Teaching Evolution and the Nature of Science

Not since the infamous Scopes "monkey" trial of the 1920s has the controversy over the teaching of evolution exposed deep divides between sections of the American public. The Kansas Board of Education's announcement that intelligent design would be taught alongside evolution ignited a nationwide debate over what constitutes science education and what are actually nonscientific approaches to education. At a time when many studies show that the U.S. lags behind other countries in the quality of its science education, the definition of what science education is and what it is not has more serious ramifications than ever before.

What are the basic tenets of the concept of evolution and how does understanding evolution play an essential role in comprehending science, and in particular, modern biology? How can science educators from elementary schools to college campuses respond to challenges from those who claim that intelligent design is as valid a theory as evolution? How can we prepare and support teachers so that they will be able to teach evolution effectively despite the controversy? How can state and local officials in charge of education policy respond to attempts by religious groups and others who seek to change the investigative nature of science education?

To assist science educators from all levels of American education as well as state and local education officials responsible for their schools' science curriculum respond effectively to the controversy surrounding the teaching of evolution, the New York Academy of Sciences will present a two-day symposium, Teaching Evolution and the Nature of Science, on Friday-Saturday, April 21-22, 2006, at the Gerald W. Lynch Theater, John Jay College of Criminal Justice.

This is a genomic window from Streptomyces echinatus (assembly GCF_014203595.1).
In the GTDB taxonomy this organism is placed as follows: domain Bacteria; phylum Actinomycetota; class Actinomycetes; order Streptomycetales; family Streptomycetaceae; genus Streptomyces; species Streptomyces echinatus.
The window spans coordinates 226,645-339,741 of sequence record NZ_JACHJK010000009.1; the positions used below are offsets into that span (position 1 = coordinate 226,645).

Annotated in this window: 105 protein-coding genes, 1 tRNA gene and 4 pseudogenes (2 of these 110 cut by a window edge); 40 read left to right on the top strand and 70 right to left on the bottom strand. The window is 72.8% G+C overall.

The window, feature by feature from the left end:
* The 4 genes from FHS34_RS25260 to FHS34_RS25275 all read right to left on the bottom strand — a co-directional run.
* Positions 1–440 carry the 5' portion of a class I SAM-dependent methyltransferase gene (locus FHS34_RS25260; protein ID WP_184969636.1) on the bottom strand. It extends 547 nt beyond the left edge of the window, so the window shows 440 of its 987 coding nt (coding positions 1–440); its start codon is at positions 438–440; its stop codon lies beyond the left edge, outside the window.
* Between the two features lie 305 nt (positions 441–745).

Among the goals of this symposium are: (1) to provide science educators with the tools, both rhetorical and scientific, that will help them deal with issues relating to the delivery of science education; (2) enable science teachers to increase science literacy and develop skills of scientific inquiry among their students; (3) ensure that students understand that evidence is a necessary component of the scientific process; and (4) discuss the investigative nature of science, and how to recognize approaches to the teaching of science that reflect non-scientific propositions.

Among the eleven researchers and educators scheduled to speak are:
  • Glenn Branch, National Center for Science Education
    Topic: "Academic Infiltration of Intelligent Design"
  • Bruce Alberts, UCSF and Past-President, NAS
    Topic: "Discovery and Evolution of Protein Machines That Make Life Possible"
  • John Haught, Professor of Theology, Georgetown University
    Topic: "Evolution and Religion: What are the Issues?"
  • Kenneth R. Miller, Professor of Biology, Brown University
    Topic: "Science, Darwin and Design: Teaching Evolution in a Climate of Controversy"
  • Robert T. Pennock, Professor of Philosophy, Michigan State University
    Topic: "The Nature of Science"
  • Jennifer Miller, Biology Teacher, Dover High School
    Topic: "Teaching Evolution at Dover High School"

The symposium is geared towards secondary school science teachers; college faculty of science and science education; state and local officials who have responsibility for education policy; and all others with an interest in evolution, education and the nature of science.

Support for this conference came from the Wenner-Gren Foundation.

Seating is limited. To RSVP, please contact Jennifer Tang, Manager of Media Relations, at 212.838.0230 x257 or email jtang@nyas.org.

Founded in 1817, the New York Academy of Sciences is an independent, non-profit organization of more than 24,000 members serving science, technology and society worldwide.

We can't afford to lose any time when it comes to the future of science education.

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